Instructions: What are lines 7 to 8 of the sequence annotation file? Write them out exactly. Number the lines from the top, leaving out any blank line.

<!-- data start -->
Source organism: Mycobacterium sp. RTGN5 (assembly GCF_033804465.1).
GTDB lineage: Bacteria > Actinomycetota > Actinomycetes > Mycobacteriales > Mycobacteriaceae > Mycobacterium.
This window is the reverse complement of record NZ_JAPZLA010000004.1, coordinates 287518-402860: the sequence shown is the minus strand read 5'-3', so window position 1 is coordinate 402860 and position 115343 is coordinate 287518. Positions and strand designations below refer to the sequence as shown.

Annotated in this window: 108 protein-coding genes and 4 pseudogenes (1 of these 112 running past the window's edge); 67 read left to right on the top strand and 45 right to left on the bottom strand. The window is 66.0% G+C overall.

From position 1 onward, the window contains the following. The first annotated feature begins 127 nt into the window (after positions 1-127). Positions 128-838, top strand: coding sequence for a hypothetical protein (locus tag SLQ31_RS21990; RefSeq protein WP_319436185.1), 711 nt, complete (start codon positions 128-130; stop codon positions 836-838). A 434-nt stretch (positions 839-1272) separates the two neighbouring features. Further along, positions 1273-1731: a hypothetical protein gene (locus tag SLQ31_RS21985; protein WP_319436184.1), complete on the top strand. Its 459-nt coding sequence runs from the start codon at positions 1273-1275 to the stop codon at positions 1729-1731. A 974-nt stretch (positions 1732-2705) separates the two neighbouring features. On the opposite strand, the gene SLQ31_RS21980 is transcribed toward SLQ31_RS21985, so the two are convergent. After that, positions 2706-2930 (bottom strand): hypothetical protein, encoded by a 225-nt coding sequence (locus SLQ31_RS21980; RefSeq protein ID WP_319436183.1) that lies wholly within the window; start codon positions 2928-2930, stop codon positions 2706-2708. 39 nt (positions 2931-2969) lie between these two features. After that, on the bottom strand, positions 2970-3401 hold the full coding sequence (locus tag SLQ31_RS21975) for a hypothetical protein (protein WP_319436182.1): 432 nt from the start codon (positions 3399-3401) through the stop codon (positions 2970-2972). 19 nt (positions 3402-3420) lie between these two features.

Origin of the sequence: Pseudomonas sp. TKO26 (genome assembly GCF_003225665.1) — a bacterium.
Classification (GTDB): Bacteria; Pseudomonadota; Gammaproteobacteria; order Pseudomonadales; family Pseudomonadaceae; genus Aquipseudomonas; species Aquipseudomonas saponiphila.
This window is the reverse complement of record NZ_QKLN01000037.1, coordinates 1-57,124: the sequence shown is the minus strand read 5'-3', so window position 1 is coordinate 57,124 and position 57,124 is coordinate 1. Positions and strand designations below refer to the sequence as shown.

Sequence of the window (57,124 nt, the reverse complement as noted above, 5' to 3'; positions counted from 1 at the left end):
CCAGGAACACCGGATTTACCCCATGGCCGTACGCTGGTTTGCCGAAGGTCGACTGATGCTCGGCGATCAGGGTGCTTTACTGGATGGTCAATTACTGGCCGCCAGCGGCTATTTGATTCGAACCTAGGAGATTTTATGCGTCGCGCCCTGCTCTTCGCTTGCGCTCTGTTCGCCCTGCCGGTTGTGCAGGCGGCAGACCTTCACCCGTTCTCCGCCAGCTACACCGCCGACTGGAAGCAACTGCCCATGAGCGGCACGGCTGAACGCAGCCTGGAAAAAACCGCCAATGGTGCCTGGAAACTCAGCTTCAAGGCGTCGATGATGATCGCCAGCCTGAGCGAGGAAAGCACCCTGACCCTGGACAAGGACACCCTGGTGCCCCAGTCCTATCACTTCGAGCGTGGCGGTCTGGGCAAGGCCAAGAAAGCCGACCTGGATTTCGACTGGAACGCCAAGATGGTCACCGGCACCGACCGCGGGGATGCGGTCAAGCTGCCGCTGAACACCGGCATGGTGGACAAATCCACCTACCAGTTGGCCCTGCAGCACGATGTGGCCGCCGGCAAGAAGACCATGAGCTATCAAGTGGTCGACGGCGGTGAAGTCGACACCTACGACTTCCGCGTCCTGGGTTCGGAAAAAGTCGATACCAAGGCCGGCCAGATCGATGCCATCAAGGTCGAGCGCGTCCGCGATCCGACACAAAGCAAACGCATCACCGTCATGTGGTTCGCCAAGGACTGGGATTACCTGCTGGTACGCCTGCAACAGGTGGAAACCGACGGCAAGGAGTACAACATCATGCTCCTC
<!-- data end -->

Classification (GTDB): Bacteria; Pseudomonadota; Gammaproteobacteria; order Pseudomonadales; family Pseudomonadaceae; genus Aquipseudomonas; species Aquipseudomonas saponiphila.
This window is the reverse complement of record NZ_QKLN01000037.1, coordinates 1-57,124: the sequence shown is the minus strand read 5'-3', so window position 1 is coordinate 57,124 and position 57,124 is coordinate 1. Positions and strand designations below refer to the sequence as shown.